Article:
Taylor on Cusick, 'The Other War of 1812: The Patriot War and the American Invasion of Spanish East Florida'

James G. Cusick
Robert A. Taylor

James G. Cusick. The Other War of 1812: The Patriot War and the American Invasion of Spanish East Florida. Gainesville: University Press of Florida, 2003. Figures + maps + notes + bibliography + index. $55.00 (cloth), ISBN 978-0-8130-2648-0.

Reviewed by Robert A. Taylor (Department of Humanities and Communication, Florida Institute of Technology) Published on H-Florida (July, 2004)

One of the most overlooked events in early nineteenth century Florida history is the so-called "Patriot War" fought from 1812 to 1814. Frontiersmen from both sides of the tense Florida-Georgia border attempted by force of arms to seize Spanish East Florida and join it to the United States with little delay. While the filibustering enterprise ultimately failed, mostly due to the withdrawal of American military support from the rebels, the incident was not without consequences for both regions. Subsequent occurrences and forces would make the American annexation of all of Spanish Florida a reality by 1821. While historians like Rembert Patrick and more recently Joseph B. Smith have explored the Patriot War, James G. Cusick has finally produced an expertly researched account that puts this conflict in the greater context of Southern and borderlands history.

The new American republic entertained interest in both East and West Florida almost from the beginning, and leaders could hardly fail to see the peninsula's strategic importance in relation to the Gulf of Mexico and the mouth of the Mississippi River. Attempts to purchase parts or the entire region from Madrid had floundered despite serious work from the representatives of the Jefferson Administration. Secretary of State and future president James Madison harbored an ardent desire to secure these vital lands from a weakening Spain and thus deny them to the most energetic and dangerous Great Britain. Madison's expansionist foreign policy clearly manifested itself in 1810 with covert support for an uprising of American settlers in the Baton Rouge district of West Florida. The Virginian and his chief diplomat, James Monroe, did, however, undercut the revolutionaries thereby declaring that the United States already owned the area as a part of the 1803 Louisiana Purchase (a dubious claim) and was now in the process of taking possession seven years later. The success of this ploy emboldened Madison and his men with the notion that the rest of Florida could be plucked just as easily and with only marginal justification. Cusick agrees with other historians of this era that the young United States was beginning to move away from negotiating with other countries to purchase lands to simply taking them by force as a part of its national fate. Indeed the prelude to manifest destiny can be found in the Floridas.[1]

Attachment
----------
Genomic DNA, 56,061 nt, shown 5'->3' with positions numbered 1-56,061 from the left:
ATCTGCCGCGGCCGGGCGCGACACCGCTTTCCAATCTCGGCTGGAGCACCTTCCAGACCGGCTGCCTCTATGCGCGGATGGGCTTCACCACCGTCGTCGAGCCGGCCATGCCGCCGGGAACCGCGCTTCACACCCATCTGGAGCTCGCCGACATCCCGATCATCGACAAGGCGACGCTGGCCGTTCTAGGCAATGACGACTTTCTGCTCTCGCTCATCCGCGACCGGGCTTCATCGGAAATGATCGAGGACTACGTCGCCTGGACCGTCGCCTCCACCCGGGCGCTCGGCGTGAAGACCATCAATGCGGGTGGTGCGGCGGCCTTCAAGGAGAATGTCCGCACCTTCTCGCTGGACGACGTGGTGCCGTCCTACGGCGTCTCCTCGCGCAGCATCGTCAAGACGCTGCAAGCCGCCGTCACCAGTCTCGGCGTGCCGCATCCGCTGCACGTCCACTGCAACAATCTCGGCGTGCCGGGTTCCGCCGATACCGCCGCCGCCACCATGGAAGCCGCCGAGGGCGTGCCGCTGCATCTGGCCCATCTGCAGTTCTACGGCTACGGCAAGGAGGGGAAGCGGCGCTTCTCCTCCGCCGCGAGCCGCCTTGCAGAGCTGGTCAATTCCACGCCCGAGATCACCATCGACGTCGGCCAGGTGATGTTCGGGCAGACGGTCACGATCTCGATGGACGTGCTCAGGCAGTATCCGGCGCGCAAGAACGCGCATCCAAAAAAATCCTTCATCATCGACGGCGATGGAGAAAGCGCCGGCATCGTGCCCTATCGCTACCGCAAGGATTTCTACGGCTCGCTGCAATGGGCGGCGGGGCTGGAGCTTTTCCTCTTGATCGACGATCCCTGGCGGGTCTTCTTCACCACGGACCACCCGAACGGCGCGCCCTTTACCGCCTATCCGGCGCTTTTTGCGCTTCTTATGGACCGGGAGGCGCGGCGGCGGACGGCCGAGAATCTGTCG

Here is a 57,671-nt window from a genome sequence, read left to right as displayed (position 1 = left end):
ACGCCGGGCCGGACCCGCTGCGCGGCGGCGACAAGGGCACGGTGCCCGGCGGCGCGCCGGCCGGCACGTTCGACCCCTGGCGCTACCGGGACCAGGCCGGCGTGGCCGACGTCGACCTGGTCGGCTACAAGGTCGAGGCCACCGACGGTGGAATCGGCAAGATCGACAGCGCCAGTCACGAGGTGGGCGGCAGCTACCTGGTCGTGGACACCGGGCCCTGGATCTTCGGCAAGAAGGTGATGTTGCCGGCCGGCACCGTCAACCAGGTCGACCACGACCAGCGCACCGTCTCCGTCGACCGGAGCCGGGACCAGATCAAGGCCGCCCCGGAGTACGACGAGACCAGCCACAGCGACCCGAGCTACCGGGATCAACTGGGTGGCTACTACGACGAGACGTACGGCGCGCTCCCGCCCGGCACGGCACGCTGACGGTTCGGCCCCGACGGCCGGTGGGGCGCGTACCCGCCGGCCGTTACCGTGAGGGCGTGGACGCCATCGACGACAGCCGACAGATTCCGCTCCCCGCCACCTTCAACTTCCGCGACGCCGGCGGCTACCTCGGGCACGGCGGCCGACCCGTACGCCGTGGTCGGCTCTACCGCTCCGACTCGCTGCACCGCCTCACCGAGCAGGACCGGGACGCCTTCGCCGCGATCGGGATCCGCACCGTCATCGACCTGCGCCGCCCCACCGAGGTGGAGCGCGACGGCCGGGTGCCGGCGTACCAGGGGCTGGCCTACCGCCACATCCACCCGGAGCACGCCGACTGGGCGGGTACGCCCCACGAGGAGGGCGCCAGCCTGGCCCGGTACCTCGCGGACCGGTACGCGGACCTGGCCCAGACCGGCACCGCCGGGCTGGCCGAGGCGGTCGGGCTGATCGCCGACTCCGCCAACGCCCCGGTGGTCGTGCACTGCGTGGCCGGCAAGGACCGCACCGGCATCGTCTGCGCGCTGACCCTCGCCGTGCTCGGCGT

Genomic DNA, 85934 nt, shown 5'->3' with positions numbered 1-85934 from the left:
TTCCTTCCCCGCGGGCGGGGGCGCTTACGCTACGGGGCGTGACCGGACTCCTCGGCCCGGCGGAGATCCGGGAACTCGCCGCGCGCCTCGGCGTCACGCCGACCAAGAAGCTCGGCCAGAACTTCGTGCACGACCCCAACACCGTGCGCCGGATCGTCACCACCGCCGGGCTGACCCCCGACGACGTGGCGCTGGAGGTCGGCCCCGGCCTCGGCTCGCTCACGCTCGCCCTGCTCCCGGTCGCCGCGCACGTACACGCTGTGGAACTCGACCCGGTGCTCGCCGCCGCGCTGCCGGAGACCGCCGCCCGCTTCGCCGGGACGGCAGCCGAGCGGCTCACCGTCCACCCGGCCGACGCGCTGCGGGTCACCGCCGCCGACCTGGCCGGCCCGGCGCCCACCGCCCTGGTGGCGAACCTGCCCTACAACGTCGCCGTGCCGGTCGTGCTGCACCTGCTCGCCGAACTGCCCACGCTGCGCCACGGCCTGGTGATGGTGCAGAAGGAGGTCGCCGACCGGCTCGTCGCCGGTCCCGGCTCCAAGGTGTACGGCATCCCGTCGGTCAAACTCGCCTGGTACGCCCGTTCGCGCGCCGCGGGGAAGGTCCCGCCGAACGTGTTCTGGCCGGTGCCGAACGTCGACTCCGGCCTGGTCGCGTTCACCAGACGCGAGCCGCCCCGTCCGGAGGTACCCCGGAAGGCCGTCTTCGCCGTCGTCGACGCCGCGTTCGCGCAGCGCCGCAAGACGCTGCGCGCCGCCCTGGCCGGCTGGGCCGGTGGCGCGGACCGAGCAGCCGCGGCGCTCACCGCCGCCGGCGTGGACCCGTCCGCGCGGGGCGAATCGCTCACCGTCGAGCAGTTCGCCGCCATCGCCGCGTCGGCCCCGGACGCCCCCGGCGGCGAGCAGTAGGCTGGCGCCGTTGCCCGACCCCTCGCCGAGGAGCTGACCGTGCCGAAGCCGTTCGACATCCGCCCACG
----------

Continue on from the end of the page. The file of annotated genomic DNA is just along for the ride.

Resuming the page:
By 1811, Congress passed an act authorizing the government to move on the rest of Florida without delay. General George Matthews, a well-known figure on the U.S.-Florida border, also received a commission issued by the Madison Administration to work toward this ultimate goal. Soon Matthews used his considerable contacts to line up support for a coup d'etat against Spanish authorities headquartered in Saint Augustine. He also recruited Georgians for the cause with promises of glory and generous land grants for veterans of the expedition. These "Patriots" believed they had a considerable amount of American military support in the form of naval vessels and regular army units. In a scenario strangely similar to the future Bay of Pigs operation, these insurgents felt secure in the thought that with American armed might behind them they could not fail.

Their invasion kicked off on March 17, 1812 when the Patriots' little army, supported by U.S. Navy gunboats, captured the port of Fernandina and Amelia Island. Soon the rebel forces moved southward to Saint Augustine in hopes of taking the Ancient City quickly and thereby ending Spanish rule in East Florida. However the solid walls of the old Castillo de San Marcos and an energetic defense by the Spanish and their allies stymied this effort and lead to a long frustrating siege. In short order however complaints about the obvious American involvement with the Patriots surfaced in Washington, and combined with growing tensions with the British to encourage critics to attack President Madison. As pressure grew Madison and Monroe decided to cut their loses and rescind Matthews' orders and order the removal of all land and sea forces back to American territory. The Patriots soon found themselves very alone and deep in an increasingly hostile country.